Digest of Jang v. Boston Scientific Corp., No. 2014-134 (Fed. Cir. Sept. 16, 2014) (precedential). On petition for interlocutory appeal from C.D. Cal. Before Dyk, Plager, and Linn.
Procedural posture: Defendants filed a petition for interlocutory appeal of the district court’s denial of summary judgment on the issue of whether a patent assignment agreement could require payment for practice of patent claims subsequently held to be invalid by the USPTO. CAFC ordered the parties to address whether the CAFC has jurisdiction over this petition or whether the petition should be transferred to the 9th Circuit. CAFC declined to transfer and denied the petition for interlocutory review.
- Subject Matter Jurisdiction: Although the case arose from a contract claim, rather than directly from a patent infringement claim, Respondent’s right to relief on the contract claim depended on an issue of federal patent law—whether the products sold by Petitioners would have infringed Respondent’s patents. The CAFC concluded that maintaining jurisdiction over such contract disputes to avoid conflicting rulings between regional circuits and the CAFC was important.
- Appellate Jurisdiction: Respondent argued the USPTO’s cancellation of the patent claims at issue meant that the patent validity issue was no longer substantial, and therefore, the CAFC no longer had appellate jurisdiction. The CAFC disagreed, relying on precedent to note that the CAFC’s exclusive appellate jurisdiction is predicated on the cause of action and the basis of the facts as they existed at the time the complaint or any compulsory counterclaim was filed. The CAFC concluded that since the four-part test for jurisdiction set forth in Gunn v. Minton, 133 S. Ct. 1059 (2013) was met at the time the complaint was filed, jurisdiction properly remained before the CAFC.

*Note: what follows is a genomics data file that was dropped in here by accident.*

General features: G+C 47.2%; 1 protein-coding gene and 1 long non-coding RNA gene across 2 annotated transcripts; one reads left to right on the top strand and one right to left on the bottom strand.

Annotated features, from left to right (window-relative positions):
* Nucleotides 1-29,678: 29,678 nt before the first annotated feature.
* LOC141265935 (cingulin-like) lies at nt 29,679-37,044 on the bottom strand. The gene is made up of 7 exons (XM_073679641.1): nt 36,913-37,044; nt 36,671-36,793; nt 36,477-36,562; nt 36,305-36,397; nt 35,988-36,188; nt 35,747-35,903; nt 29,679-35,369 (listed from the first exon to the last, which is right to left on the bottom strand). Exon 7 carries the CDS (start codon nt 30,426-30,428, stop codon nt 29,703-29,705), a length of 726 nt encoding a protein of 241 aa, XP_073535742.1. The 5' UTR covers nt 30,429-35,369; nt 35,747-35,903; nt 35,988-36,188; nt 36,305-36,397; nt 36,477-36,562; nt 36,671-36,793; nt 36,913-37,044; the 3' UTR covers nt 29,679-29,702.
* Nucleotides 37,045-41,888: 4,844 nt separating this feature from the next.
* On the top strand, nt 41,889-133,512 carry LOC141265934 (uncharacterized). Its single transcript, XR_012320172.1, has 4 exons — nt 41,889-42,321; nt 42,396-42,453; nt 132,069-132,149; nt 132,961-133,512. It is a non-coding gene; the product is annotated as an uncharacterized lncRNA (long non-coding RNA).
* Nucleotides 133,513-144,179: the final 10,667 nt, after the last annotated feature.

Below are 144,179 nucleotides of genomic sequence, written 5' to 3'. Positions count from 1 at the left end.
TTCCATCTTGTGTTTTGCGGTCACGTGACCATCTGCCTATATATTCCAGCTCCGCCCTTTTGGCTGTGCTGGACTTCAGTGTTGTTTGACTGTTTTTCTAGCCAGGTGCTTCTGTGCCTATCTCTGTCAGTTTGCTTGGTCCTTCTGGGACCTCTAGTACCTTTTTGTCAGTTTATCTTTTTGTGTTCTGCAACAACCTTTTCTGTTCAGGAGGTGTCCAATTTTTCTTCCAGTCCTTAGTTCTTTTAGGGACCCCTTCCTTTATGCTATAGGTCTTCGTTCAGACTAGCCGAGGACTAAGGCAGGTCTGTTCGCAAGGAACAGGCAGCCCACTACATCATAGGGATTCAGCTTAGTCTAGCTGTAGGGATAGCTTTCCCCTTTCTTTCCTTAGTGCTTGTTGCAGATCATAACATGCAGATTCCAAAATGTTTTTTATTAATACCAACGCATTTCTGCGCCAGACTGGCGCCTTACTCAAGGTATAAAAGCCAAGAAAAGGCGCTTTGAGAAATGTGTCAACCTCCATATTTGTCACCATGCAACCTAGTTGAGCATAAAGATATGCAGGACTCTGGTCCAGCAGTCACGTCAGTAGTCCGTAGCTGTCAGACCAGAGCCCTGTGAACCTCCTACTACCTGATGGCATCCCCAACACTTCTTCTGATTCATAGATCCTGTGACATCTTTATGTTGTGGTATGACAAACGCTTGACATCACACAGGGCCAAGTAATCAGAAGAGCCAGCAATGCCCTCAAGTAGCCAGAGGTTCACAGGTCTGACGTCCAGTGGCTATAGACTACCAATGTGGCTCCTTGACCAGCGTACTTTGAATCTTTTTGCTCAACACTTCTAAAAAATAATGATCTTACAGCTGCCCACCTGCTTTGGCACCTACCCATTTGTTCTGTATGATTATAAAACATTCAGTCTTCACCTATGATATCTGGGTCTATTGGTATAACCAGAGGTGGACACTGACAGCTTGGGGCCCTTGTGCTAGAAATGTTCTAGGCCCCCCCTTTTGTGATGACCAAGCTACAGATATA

- Interlocutory Appeal: The CAFC noted that it must exercise its own discretion in deciding a petition for interlocutory appeal, that is, in deciding whether the district court order involves a controlling question of law as to which there is substantial ground for difference of opinion, and whether an immediate appeal from the order may materially advance the ultimate termination of the litigation. The CAFC found that it was not clear that the legal issues in this case would in fact be controlling, and further, the legal issues depended on the resolution of factual issues not yet addressed by the district court. Therefore, the CAFC denied the petition for interlocutory appeal.